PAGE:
A couple of weeks ago after another round of uninspiring golf, my three golfing buddies and I were discussing a number of topics that invariably arise.
One fellow golfer, a successful self-employed tradesman, was lamenting the fact that it was becoming quite difficult to borrow new funds in the current economic climate. He was keen to invest in residential property as a means of wealth creation in the future and mentioned he was a hardworking individual who just wanted to get ahead.
As it turned out another member of our quartet was recently retired CEO of Bendigo Bank, Mike Hirst a person, in my opinion of impeccable integrity which is important to recognise given the current Financial Services Royal Commission. As the discussion progressed Mike shared with us the three things he believes are imperative in being successful in life, both personally and professionally.
- Obtain a good education – We are fortunate in Australia to have a wonderful education system and there is every opportunity for most of us to continue to learn and grow throughout our working lives and beyond. For example I have a client who has been a very successful retired business man and he proudly states “I never want to be an old dog. I always want to keep growing my knowledge.” Life requires progress so keep learning.
- Maintain good health – Naturally this is basic stuff being diet and exercise. But how many of us do it well? Disturbingly in the USA according to cbsnews.com a staggering 4 out of every 5 people do not get the recommended amount of exercise each week. Some people think exercise is a must and for others it is a should. The key to exercise is that we need to turn our shoulds into musts.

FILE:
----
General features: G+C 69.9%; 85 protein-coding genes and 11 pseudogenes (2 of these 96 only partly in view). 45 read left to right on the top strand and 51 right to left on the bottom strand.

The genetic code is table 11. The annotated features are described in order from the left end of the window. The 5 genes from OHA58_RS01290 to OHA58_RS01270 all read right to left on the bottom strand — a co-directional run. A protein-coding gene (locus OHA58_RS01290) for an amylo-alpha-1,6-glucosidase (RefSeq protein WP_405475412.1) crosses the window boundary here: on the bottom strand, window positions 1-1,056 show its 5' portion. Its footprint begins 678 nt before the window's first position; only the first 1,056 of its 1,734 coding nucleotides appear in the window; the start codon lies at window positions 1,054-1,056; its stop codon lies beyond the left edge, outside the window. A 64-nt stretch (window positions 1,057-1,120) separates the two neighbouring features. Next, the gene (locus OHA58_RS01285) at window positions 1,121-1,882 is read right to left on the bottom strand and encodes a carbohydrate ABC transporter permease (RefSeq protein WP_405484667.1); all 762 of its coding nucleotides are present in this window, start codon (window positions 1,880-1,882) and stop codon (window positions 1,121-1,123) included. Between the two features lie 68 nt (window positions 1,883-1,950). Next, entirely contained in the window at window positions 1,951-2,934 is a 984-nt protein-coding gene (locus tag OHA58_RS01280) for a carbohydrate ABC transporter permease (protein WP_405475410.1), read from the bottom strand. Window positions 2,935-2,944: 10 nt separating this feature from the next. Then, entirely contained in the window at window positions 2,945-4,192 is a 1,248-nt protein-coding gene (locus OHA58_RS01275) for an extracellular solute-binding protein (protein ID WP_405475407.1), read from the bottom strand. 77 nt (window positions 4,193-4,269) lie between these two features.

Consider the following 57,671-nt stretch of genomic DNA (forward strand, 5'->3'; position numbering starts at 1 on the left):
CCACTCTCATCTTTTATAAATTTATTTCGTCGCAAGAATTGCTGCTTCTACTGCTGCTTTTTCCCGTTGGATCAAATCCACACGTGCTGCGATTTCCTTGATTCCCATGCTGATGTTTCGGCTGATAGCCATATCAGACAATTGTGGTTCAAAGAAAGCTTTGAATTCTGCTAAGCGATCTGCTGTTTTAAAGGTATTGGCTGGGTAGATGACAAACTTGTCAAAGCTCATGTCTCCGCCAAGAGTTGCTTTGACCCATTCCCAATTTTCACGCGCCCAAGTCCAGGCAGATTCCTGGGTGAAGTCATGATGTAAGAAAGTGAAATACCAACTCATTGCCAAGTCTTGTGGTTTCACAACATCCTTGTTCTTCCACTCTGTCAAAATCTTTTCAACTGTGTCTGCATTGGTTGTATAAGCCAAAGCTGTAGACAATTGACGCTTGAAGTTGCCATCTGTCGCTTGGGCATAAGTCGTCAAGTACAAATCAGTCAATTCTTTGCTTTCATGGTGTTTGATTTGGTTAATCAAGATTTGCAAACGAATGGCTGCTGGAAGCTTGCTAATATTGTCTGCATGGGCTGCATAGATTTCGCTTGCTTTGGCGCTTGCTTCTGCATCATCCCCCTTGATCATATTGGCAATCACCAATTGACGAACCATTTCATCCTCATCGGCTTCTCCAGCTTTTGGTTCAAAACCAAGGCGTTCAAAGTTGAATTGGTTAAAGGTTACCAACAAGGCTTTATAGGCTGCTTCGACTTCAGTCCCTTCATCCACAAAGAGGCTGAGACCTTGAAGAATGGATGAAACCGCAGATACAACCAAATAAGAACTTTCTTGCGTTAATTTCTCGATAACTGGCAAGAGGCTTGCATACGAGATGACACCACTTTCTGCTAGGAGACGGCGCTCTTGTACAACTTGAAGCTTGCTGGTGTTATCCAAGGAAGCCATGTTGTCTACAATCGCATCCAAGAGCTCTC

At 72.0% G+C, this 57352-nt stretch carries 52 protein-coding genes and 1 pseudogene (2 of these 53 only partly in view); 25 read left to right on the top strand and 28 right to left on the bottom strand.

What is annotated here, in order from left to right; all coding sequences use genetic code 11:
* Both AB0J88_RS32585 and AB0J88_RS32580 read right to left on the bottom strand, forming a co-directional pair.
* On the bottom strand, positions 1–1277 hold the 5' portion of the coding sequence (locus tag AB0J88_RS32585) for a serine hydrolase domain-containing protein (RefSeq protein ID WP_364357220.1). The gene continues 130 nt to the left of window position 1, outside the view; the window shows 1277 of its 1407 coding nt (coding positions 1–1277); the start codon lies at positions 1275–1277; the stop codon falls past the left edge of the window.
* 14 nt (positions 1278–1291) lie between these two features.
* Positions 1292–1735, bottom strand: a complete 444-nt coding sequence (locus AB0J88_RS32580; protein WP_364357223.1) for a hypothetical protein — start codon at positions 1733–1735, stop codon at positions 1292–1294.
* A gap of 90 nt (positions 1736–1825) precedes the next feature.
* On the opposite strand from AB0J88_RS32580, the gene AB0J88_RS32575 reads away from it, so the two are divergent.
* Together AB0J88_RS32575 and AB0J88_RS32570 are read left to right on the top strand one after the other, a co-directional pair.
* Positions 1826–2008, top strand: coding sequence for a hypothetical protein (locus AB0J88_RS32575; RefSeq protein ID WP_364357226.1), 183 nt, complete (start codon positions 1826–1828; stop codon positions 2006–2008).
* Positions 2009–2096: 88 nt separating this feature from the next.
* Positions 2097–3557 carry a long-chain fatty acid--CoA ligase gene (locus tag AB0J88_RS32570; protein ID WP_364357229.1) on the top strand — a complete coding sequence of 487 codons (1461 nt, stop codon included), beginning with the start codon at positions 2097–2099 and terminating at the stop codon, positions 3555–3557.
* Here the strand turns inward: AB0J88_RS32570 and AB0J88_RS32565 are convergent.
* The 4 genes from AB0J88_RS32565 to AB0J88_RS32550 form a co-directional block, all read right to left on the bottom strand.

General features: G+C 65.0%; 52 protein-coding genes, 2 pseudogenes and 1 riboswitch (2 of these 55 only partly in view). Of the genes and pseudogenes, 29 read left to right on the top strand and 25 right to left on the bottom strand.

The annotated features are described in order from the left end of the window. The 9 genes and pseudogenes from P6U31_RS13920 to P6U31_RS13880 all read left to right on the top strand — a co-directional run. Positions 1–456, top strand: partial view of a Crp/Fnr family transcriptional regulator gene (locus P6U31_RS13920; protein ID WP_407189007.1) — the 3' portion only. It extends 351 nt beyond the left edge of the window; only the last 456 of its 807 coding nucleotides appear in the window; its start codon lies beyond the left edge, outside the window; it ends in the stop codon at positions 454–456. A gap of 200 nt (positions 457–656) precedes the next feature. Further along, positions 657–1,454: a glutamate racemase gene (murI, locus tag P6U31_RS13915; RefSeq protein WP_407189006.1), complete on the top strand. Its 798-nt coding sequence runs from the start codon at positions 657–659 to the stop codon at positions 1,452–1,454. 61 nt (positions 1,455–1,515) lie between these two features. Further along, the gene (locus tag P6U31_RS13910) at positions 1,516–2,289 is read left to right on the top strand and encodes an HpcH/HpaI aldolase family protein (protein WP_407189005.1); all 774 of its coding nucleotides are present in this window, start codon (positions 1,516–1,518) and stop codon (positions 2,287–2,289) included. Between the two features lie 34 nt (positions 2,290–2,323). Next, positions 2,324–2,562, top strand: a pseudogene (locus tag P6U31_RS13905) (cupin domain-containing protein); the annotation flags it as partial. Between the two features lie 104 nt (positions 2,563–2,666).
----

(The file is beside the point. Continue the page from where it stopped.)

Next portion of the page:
- Have access to financial services – It is no good being well educated and in rude health if you don’t have the financial capability to invest, be that financial literacy right through to capital formation. People can only get ahead in life by taking calculated risks and generally access to finance is required to allow that to happen.
We were very fortunate to hear this rare insight which reinforced for me the need for people to take control of their lives, set clear written goals and make plans to accomplish them.
The brutal reality is that to many Australians are retiring too early with too less. Someone retiring today at the age of 65 is expected to live to 85 or longer, and that’s the average. In my opinion, with a rapidly aging population, our current welfare system is unsustainable so I wouldn’t be relying on government pensions in their existing format to maintain an abundant life in retirement.
The truth is we need to take into account Mike’s insights as there has never been a better time in Australia to obtain and maintain a great education, be fit and healthy and obtain the financial support to build businesses that will have positive impacts right across our community well in to the future.